Drug Testing in South Australia
In South Australia, any motorist who commits a drink driving or drug driving offence will be charged under the Road Traffic Act 1961. Under these laws, a police officer has the power to request that a motorist take a roadside drug test in certain circumstances in order to test for illegal substances.
This means that if you are involved in a motor vehicle accident, have broken a law or are driving in a manner than shows you may be affected by a drug, you may have to take a random roadside drug test. These powers are quite broad and therefore it is important that you understand the testing procedure and your rights when dealing with a police officer.
Roadside testing involves the taking of a small swab of saliva from the inside of your mouth and then using that sample to test for any illegal drugs present in your sample. This includes substances such as THC, methamphetamines and MDMA. The first testing procedure takes no longer than five minutes to complete. Those who’s test returns a result indicating drug use, will be required to attend a drug bus or at a police station to be tested for a second time. After this process, the motorist will be charged with the relevant drug driving offence and be suspended from driving for a period of time stipulated by the police officer.
It is important to note that you can also be charged with drug driving if a police officer determines that a prescription drug has affected your ability to drive safely. This includes treatments of anti depressants, antihistamines and some cold and flu medications.
Penalties and Charges
Under South Australian law, you can either be charged with driving under the influence of a drug or driving with a prescribed drug present. Both of these drug related offences carry different penalties depending on the circumstances surrounding the incident.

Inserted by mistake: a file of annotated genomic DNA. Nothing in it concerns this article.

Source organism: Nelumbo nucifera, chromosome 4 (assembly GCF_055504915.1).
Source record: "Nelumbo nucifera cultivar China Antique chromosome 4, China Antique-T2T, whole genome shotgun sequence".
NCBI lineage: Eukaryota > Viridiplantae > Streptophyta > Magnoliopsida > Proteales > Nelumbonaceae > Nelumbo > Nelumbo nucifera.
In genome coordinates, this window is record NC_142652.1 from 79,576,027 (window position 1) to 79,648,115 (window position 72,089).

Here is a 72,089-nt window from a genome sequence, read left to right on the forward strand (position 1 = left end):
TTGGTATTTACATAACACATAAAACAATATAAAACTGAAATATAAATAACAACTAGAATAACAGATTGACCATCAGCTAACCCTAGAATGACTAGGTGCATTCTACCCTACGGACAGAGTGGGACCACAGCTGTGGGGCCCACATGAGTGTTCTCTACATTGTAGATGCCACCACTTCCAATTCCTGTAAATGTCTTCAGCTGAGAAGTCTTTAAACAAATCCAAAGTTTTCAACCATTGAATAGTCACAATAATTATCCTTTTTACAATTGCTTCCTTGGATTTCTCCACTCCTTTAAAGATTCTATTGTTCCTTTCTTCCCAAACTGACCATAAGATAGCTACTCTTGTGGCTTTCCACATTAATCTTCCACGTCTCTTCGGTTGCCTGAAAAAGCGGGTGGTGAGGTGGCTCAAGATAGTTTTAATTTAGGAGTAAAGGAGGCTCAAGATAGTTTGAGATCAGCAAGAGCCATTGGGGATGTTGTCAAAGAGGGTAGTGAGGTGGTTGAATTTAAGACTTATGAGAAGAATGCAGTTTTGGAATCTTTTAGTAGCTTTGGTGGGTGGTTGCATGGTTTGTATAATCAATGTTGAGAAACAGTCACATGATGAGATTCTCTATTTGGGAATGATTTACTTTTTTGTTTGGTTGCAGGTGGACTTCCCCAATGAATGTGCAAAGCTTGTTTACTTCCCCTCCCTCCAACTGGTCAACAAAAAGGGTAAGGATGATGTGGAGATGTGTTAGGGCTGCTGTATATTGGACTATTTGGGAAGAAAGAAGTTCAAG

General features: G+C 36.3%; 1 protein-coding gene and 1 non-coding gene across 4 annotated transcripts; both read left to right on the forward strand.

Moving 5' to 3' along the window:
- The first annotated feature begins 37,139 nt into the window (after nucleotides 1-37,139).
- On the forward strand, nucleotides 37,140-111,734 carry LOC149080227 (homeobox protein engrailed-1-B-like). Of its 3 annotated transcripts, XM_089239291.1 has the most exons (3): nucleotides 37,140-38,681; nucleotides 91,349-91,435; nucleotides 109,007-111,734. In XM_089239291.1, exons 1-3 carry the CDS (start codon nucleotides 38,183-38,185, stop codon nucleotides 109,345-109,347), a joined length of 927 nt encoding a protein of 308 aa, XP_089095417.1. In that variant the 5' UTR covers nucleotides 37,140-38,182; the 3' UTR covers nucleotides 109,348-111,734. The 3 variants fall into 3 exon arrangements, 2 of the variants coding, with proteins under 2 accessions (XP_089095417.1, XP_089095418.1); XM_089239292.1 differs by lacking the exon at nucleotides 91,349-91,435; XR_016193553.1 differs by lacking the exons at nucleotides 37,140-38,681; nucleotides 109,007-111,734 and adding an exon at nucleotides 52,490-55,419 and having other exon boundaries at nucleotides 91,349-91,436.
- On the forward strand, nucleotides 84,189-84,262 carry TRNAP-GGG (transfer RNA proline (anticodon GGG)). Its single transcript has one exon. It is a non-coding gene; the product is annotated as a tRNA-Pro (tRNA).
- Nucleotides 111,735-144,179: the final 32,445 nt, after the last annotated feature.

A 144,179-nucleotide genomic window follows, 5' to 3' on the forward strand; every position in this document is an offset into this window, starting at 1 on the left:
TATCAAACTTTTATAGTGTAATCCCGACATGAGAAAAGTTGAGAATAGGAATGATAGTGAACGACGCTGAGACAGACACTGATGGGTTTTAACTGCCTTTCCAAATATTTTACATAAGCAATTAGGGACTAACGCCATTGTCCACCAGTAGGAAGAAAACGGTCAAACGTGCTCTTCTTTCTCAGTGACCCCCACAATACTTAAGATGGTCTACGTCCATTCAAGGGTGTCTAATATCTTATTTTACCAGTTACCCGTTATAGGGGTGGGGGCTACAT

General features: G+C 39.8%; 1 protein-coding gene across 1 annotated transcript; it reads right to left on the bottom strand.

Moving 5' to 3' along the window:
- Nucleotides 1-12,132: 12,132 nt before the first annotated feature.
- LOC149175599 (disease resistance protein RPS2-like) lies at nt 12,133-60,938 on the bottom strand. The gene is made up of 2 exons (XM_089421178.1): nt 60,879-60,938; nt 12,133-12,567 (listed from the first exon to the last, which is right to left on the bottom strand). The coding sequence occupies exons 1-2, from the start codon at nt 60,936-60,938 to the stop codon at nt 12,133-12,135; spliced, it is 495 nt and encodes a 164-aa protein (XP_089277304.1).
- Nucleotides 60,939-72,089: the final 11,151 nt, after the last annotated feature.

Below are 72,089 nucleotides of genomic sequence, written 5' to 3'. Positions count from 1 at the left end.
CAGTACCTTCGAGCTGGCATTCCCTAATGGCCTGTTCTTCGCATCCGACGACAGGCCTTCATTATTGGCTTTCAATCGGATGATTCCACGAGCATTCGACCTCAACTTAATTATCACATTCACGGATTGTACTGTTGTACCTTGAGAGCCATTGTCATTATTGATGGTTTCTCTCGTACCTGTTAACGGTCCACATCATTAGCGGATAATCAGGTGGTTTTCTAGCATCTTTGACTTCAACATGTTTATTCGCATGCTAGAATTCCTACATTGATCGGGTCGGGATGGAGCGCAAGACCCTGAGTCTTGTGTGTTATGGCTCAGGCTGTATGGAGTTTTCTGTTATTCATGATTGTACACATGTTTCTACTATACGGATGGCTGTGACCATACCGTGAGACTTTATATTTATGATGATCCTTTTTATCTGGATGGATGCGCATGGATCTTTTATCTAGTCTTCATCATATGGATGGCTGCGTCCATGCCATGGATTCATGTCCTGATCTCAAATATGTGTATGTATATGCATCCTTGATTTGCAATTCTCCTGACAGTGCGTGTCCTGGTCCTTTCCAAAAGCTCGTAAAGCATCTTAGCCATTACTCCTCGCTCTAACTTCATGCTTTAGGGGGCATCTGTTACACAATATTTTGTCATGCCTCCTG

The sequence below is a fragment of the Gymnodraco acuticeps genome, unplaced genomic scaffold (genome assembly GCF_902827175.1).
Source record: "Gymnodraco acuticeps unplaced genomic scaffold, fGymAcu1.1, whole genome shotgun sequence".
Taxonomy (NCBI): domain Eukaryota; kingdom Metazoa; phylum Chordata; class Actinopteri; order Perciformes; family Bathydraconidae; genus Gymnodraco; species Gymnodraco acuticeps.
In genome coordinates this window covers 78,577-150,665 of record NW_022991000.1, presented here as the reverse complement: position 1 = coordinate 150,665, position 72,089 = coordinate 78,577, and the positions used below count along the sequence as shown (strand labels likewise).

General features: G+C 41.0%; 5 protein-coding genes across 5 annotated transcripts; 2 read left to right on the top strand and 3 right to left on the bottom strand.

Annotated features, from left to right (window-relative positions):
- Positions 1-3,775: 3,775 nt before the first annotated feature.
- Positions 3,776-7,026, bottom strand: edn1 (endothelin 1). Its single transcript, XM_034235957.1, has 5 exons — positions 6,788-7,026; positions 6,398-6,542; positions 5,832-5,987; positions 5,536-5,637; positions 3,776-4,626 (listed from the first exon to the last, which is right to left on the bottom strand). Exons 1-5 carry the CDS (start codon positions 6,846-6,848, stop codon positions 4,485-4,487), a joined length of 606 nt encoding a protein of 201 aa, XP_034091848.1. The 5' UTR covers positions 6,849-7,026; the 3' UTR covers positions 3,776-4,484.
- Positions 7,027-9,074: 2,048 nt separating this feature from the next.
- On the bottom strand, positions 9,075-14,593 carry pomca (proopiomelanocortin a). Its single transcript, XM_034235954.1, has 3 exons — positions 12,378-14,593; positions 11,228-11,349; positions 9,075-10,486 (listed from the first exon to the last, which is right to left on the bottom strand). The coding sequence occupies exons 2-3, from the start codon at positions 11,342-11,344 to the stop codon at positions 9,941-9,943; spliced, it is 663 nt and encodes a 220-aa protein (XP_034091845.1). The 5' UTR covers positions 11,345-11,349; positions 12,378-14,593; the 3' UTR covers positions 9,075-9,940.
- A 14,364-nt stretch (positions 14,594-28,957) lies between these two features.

Driving with a prescribed drug present
The less serious of the two offences is driving with a prescribed drug present in the system. This law makes it illegal for a person to attempt to drive a motor vehicle while a prescribed drug is present in their system. As explained above, a prescribed drug includes MDMA, THC and methamphetamines as provided under the Road Traffic (Miscellaneous) Regulations 2014. The penalties for this offence range depending on how many times you have committed the offence.
|First Offence||A fine of $900 to $1300 and a disqualification of 3 months|
|Second Offence||A fine of $1100 to $1600 and a disqualification of 6 months|
|Third Offence||A fine of $1500 to $2200 and a disqualification of 12 months|
|Further Offence||A fine of $1500 to $2200 and a disqualification of 2 years|
Driving under the influence
The more serious offence of driving under the influence makes it an offence for a person to attempt to drive a vehicle after taking a drug that has impaired their ability to drive safely. A motorist will generally be considered to be driving under the influence of a drug if the person’s mental or physical abilities appear to be compromised i.e. slurring, incapacity to walk or confused speech. As above, the penalties for this offence vary depending on whether it is a first or second time offence.
|First Offence||A fine of $1100 to $1600 and a disqualification of 12 months or imprisonment for 3 months|
|Further Offence||A fine of $1900 to $2900 and a disqualification of 3 years or imprisonment for 6 months|
Refusing a roadside test
It is also an offence in some circumstances to refuse a police officer’s request to provide a sample for testing. If you decline a roadside test, you will generally face a fine of $900 to $1300, as well as a probable driving disqualification of 6 months. If you commit the same offence for a second time, you may be facing a penalty of $1500 to $2200 and a driving disqualification for 2 years. Therefore, it is important to always comply with the instructions of a police officer in relation to drug driving tests in order to avoid unnecessary penalty.
Do I need legal advice?
Due to the complex nature of South Australian drug driving laws, it is important to understand the nature of the charges laid against you and whether any avenue of appeal is available to you. A lawyer can assist you with this and also help prepare you for any court appearances that are involved with the charge.